"Given the change in the IOC Code of Ethics since then and the fact that the television programme may contain new information, the IOC Chief Ethics and Compliance Officer will ask ARD for all the documentation in its possession in order to properly address it," the IOC said in its statement.
The IWF gave a detailed response, stating: "It must be said that between 2009 and 2011 the IWF received exactly the same claim.
"The matter was then discussed and dealt with by the IWF Executive Board and an extensive document package was submitted to the IOC Ethics Commission for study.
"It was finally established that: no money was missing; the President and the general secretary-treasurer acted in full accordance with the IWF Constitution and provisions in effect at the time; all the Olympic revenues were accounted and duly documented in the IWF official bank accounts (none of them secret); the Executive Board had full knowledge of the IWF assets."
There was also evidence of alleged malpractice by testers from the Hungarian Anti-Doping Agency (HUNADO), which carried out 77 per cent of 16,000 tests investigated by the ARD team.
HUNADO released a statement today in which it "objects to and in the strongest terms rejects all accusations".
It claimedd information it provided to ARD has been "completely ignored" and the agency had "not received any reports of any Hungarian DCO (doping control officer) having committed serious misconduct or having engaged in conduct that would have jeopardised the purity and integrity of any sample".
Both HUNADO and the IWF denied allegations of questionable anti-doping practices related to the 2015 IWF World Championships in Houston.
Undercover reporters secretly recorded comments by Gulnoi, who admitted she had doped as a teenager when she had "a jaw like a man and a moustache".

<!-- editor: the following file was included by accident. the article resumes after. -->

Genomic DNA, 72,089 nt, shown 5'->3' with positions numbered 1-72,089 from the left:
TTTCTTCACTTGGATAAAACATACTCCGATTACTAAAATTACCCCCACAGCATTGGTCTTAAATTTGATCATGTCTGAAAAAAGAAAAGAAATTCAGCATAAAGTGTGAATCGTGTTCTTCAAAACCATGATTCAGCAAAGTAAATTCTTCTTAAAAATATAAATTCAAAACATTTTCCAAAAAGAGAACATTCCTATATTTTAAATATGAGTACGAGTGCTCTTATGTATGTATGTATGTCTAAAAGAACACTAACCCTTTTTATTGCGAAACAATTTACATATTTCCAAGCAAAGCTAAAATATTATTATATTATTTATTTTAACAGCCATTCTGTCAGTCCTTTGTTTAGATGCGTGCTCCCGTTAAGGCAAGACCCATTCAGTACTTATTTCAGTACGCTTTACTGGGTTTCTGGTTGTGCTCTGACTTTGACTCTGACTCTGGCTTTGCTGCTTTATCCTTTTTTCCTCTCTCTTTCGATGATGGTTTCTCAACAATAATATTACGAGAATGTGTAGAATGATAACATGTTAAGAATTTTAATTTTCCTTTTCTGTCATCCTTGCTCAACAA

Gulnoi alleged girls would start doping at 13 for national competitions, that those responsible did not care about the effects on girls’ health, and that doping was an established feature of weightlifting in Thailand, where it has produced more gold medals than any other sport.
Thailand is currently suspended for multiple doping offences and it faces further sanction - by the panel on which Gotzmann sits - after the IWF stated today that cases against 10 Thai lifters had been closed, resulting in 17 doping violations between them.
The IWF announced that it had taken up Gulnoi’s comments with the Thai Weightlifting Federation, and said, "The widespread abuse of the same anabolic agent, especially among juniors, in Thailand would appear to be indicative of an organised system of doping…
"The IWF will now confer with WADA (World Anti-Doping Agency) and the International Testing Agency (which now handles the IWF’s anti-doping procedures), in order to establish whether a wider investigation may be appropriate."
A statement from WADA acknowledged it was aware of allegations in the ARD programme and would "continue to pursue its enquiries regarding potential breaches of the World Anti-Doping Code".
As for the "specific allegations regarding doping of weightlifters in Thailand, which are new and of great concern to WADA, the Agency will follow up with the IWF, the Doping Control Agency of Thailand and other stakeholders to gain a clearer picture of the situation".
"WADA will take any action that may be warranted if breaches of the Code by individuals or Anti-Doping Organisations are established."